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Richard Lehman’s journal review – 5 December 2011

5 Dec, 11 | by BMJ Group

Richard LehmanArch Intern Med  28 Nov 2011  Vol 171

1879         Recitative (Dido):
Thy hand, Belinda! Darkness shades me -
On thy bosom let me rest;
More I would, but Death invades me;
Death is now a welcome guest.
Aria (addressed to Aeneas):
When I am laid, am laid in earth,
May my wrongs create
No trouble, no trouble in thy breast;
Remember me, remember me;
But ah! forget my fate.
Remember me, but ah! forget my fate.
http://www.youtube.com/watch?v=iTV6F3lTU7o

American patients with myocardial infarction who are taken to a hospital without a facility for percutaneous intervention might wish to sing this lament while they wait for an ambulance to take them to a more suitable facility. This process is called DIDO (door in door out) and according to US guidelines it should take less than 30 minutes. And so it does, in 9.7% of cases, according to this survey by the Yale CORE team and others. In nearly a third of cases, the DIDO time exceeded 90 minutes. Perhaps non-PCI hospitals should simply employ more nurses called Belinda and abandon the DIDO target. There are, after all, well over 50 musical compositions called Didone abbandonata; and you might be wise to upload these on to your i-pod to listen to while the morphine takes effect and you expire on Belinda’s bosom.
http://www.youtube.com/watch?v=vuXoO5yB8LM

1894   Chronic disease management for tobacco dependence is the name given here to a telephone support intervention to promote smoking cessation, which achieved a 30% quit rate at one year compared with 23.5% with usual care. I’m really perplexed by the American fondness for giving things labels that don’t quite fit. Why call this chronic disease management? Why even think in these categories? Why not call this by its proper name of nicotine addiction, and treat it according to the well-established principle of harm reduction? You need people to stop smoking because it’s the smoke that kills them, not the nicotine or the tobacco leaves. On to the next study.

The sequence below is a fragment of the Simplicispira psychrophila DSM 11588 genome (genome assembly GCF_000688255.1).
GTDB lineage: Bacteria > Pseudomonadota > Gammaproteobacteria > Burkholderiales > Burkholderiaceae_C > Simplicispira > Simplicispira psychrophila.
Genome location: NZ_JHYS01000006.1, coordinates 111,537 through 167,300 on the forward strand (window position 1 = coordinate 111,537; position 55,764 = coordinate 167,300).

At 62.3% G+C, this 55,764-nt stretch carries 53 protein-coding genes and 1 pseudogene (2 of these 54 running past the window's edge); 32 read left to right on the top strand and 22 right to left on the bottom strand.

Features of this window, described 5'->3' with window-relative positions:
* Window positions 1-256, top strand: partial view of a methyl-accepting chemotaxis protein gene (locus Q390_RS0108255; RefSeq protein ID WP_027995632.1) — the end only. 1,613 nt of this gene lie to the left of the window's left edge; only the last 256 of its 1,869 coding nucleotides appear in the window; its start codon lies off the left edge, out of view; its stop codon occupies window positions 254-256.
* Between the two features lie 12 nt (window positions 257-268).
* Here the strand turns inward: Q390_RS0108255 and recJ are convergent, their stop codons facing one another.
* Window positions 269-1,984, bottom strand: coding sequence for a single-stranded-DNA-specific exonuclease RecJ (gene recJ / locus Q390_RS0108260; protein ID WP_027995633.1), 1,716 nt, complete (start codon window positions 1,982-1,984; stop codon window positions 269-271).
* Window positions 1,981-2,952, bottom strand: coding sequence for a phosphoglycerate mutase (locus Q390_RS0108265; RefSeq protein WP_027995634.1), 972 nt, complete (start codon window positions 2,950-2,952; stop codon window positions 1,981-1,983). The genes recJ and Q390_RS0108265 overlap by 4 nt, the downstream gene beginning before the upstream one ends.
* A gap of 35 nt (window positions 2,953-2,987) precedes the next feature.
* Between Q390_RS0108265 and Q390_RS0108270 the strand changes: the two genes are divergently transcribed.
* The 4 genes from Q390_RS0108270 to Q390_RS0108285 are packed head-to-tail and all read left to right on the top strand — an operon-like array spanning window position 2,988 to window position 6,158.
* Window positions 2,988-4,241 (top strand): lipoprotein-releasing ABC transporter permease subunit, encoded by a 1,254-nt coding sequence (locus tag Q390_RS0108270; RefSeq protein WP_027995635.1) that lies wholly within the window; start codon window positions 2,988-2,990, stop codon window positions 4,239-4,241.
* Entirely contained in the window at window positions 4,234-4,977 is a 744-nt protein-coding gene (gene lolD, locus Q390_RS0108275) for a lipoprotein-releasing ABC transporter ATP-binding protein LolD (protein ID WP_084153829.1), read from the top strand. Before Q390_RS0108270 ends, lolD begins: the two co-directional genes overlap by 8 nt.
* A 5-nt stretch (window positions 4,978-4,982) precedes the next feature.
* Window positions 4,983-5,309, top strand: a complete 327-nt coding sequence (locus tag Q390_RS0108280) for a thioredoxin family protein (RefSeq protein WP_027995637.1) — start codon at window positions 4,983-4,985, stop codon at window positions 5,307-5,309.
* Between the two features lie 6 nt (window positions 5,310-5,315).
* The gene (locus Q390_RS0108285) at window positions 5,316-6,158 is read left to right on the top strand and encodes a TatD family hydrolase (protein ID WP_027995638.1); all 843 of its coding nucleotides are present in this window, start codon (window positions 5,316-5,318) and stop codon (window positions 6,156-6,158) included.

1901    We know that one moderately useful approach to smoking cessation is nicotine replacement therapy and I don’t know of any reason why people can’t stay on it as long as they feel a need for nicotine. We prescribe methadone maintenance to stop people suffering the harms associated with obtaining illegal opioids: so much more should we do everything we can to stop people killing themselves as a by-product of needing a fix of harmless neurotransmitter. In the USA, nicotine replacement products are fearfully expensive – more than three times the UK cost. In this trial they were given free to smokers who were not inclined to quit, and sure enough, while they had the free NRT, a few did quit; and then mostly relapsed. Societies wishing to encourage universal smoking cessation should ensure that lozenges containing nicotine cost the same as cough lozenges containing menthol, while racking up the price of tobacco. Doctors need not have much role in any of this.

1920   For decades, tight glycaemic control in type 2 diabetes has been preached as the best means of preventing cardiovascular complications, especially those classed as “microvascular.” The ACCORD and ADVANCE trials published in June 2008 should have blown this myth to pieces, but these large long-term studies were followed by an eerie silence from the diabetology community, which was firmly wedded to a “lower-the-better” model based on extrapolations from risk plots. Most doctors still cling to the delusion that allowing a person with T2DM to run at a glycated Hb level above 7% is sloppy medicine. On the contrary: this Canadian observational study of renal outcomes in diabetic patients with eGFR <60 provides more confirmation that the optimal HbA1c for the general 2 diabetic population is about 7.3 using current modes of treatment. Pushing it lower risks more harm than gain.